● This operation update provides a summary of key results achieved against the IFRC Syria Complex Emergency Plan of Action covering 13-month period, from 1 June 2019 to 30 June 2020.
● This update informs partners of the ongoing discussions and planning to revise the appeal timeframe by 12 months until 31 December 2021 to honour current commitments. It further informs of the planned launch by January 2021 of a Country Plan platform which will accommodate new incoming pledges for 2021. While based on one unique plan and budget the approach will enable the continuation of our joint activities while ensuring the closure of the EA platform by December 2021. Syria has entered the 10th year of a conflict and the civilian population continues to face a grave and prolonged humanitarian situation compounded by multiple displacement of people since late 2019. According to the Syrian Arab Republic Humanitarian Funding Gaps’ June 2020 report, 6.7 million people inside Syria are internally displaced and 11.1 million people are still in need of some form of humanitarian assistance in 2020, of which 4.7 million are in acute need. A political solution to the Syria crisis is still not in reach deepening a dire humanitarian situation in 2020 and forecast to continue throughout 2021 for millions of people inside and outside the country. Attempts to “building resilient communities” to counter the effects of a protracted conflict/crisis context of Syria, is seen as recovery/development intervention, which is conditioned by the achievement of political agreements. Furthermore, the effects of the COVID-19 pandemic putting an additional burden an already weak health system. Nine years of severe sanctions crippled an economy in continuous decline with 80% of the population reported to be living under the poverty line and the wellbeing and food security has been further exacerbated by the outbreak of COVID-19 pandemic and steep rise in food prices in the country. In general, COVID-19 outbreak impacting the ongoing humanitarian programmes due to global, regional and local level mitigation measures to contain the virus that also resulted in temporary delays or reprioritization of planned activities on the ground. Conflict continue in the North East and North West of Syria and regular armed clashes occur in areas under the Syrian Government. In order to rebuild the lives of people affected by the protracted conflict, access to essential services such as food, water, sanitation and health remains a huge challenge in general.
● The economic sanctions as well as the Bank crisis in the Lebanon negatively impacted financial transfers to Syria causing major delays in funds available for operations. Difficulties in receiving funds in-country from September 2019 until July 2020 impacted severely on the country office’s ability to undertake its planned support to SARC for 2020. Secondly, the accompanying effect of high inflation rates led a sudden rise in prices where Syrian Pound increased from 400 SYP to 1250 SYP against USD between late 2019 to first half of 2020. This resulted in a number of key suppliers unable or unwilling to provide stock and services under framework agreements. The delegation advocated for funds to be released for 2020 to Syria under a special exemption to assist in overcoming the issues faced which was granted.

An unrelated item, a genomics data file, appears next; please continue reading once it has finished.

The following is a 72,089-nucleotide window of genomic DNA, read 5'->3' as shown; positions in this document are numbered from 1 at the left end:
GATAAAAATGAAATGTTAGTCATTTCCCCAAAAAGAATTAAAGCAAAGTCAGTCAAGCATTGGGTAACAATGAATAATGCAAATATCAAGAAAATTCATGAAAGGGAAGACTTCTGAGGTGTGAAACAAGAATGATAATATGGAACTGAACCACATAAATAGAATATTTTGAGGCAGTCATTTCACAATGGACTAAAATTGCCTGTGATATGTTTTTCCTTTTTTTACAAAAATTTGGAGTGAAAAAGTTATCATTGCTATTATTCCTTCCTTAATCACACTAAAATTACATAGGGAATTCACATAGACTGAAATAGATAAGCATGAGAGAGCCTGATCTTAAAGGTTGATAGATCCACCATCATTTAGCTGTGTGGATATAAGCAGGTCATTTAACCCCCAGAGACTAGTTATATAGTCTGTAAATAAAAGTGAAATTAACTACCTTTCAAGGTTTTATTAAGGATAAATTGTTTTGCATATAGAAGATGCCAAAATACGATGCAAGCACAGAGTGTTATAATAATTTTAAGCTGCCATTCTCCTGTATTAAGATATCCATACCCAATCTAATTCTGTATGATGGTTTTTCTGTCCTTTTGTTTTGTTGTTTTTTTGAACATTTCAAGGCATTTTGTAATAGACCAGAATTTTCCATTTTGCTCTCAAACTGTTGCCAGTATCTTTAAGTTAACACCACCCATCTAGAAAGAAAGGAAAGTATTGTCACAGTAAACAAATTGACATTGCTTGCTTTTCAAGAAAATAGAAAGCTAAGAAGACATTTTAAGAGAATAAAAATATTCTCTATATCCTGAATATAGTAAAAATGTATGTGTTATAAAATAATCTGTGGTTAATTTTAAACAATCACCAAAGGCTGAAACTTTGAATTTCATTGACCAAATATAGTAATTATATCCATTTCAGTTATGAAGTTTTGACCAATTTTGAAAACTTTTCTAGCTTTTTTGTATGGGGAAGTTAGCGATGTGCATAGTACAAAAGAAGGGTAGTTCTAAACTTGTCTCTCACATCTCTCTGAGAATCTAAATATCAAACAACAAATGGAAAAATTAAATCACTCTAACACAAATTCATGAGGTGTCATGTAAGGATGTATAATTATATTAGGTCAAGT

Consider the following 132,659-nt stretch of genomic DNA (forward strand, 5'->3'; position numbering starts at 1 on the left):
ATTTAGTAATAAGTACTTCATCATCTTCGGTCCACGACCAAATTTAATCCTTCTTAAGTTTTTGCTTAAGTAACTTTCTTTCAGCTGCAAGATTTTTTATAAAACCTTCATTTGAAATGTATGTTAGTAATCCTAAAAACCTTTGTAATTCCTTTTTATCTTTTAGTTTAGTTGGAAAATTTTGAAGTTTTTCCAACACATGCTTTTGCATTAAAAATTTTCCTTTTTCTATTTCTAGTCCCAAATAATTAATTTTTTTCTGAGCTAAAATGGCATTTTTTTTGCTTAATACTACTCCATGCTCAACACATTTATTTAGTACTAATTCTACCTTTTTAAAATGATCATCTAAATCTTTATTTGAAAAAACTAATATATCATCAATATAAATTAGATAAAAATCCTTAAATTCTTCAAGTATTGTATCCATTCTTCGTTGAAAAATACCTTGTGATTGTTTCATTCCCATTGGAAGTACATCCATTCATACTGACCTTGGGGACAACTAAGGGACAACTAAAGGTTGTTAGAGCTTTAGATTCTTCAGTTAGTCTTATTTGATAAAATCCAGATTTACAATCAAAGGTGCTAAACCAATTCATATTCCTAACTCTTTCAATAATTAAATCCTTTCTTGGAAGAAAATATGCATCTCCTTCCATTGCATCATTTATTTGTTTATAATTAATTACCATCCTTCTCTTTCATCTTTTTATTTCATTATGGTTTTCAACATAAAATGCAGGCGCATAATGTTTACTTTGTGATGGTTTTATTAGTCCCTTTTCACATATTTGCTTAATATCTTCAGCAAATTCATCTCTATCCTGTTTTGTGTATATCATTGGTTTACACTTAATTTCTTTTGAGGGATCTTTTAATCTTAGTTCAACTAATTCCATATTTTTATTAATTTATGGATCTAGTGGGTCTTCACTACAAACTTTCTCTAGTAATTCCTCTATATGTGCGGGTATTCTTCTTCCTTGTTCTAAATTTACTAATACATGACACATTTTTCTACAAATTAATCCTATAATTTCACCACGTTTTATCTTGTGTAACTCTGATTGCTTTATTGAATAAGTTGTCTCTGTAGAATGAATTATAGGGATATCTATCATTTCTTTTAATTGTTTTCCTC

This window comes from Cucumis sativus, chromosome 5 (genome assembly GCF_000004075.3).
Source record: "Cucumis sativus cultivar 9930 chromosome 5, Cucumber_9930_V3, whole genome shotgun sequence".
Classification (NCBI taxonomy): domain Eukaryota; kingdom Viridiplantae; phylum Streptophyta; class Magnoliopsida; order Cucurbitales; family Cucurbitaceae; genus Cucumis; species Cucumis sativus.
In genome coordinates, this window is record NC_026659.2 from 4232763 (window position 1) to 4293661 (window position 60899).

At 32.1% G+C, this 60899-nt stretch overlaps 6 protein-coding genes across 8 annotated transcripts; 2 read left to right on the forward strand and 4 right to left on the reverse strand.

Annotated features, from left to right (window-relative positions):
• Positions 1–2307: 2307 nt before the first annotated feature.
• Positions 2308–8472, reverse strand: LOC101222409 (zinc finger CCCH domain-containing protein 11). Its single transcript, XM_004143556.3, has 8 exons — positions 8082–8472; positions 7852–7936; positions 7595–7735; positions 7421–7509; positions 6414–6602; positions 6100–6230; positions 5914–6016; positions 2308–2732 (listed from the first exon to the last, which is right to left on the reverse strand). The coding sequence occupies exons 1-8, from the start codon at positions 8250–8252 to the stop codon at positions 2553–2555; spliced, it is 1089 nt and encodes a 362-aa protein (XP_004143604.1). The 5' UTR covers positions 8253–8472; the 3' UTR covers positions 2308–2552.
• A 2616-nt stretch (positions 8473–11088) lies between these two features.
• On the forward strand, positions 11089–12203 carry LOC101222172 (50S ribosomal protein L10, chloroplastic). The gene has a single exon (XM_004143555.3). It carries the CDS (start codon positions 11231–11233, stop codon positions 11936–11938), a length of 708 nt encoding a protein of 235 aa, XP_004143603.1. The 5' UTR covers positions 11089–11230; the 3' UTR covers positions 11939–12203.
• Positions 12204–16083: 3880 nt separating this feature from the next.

● As a consequence of the fluid humanitarian situation in and around Syria, coupled with operational challenges highlighted in this update, the overall progress has fallen short of some of the targets. While corrective action has been taken and some of the gaps recovered the successful provision of food, emergency shelter items and health care services have been indeed affected. To this regard, the planned extension of the appeal timeframe into 2021 will enable SARC to continue its lifesaving assistance to meet acute humanitarian needs of conflict-affected people in Syria. While recognising longer-term organizational needs of SARC and its sustainability, this will provide an opportunity to start the migration from, and integration of the appeal into a more longer-term operational plan.
The IFRC, on behalf of SARC, would like to take this opportunity to thank all partners for their contributions to this Emergency Appeal. In 2020, CHF 10.6 million corresponding to services to an estimated 3 million most vulnerable, out of a 2020 budget of CHF 25.6 million are still needed, to enable IFRC to continue to support SARC in its provision of essential humanitarian assistance, irrespective of COVID-19. The budget for IFRC’s Emergency Appeal for 2020 is so far 58% covered and funding is very urgently needed to ensure services in following areas: Livelihoods and Basic Needs - CHF 8.1 million, Health - CHF 2.9 million, Shelter - CHF 1.9 million, Water, Sanitation and Hygiene - CHF 270,000,
Protection, Gender and Inclusion - CHF 334,000, and Strategies for Implementation - CHF 1 million.
The appeal budget for 2020 still under funded and the graph below shows the funding gaps for 2020.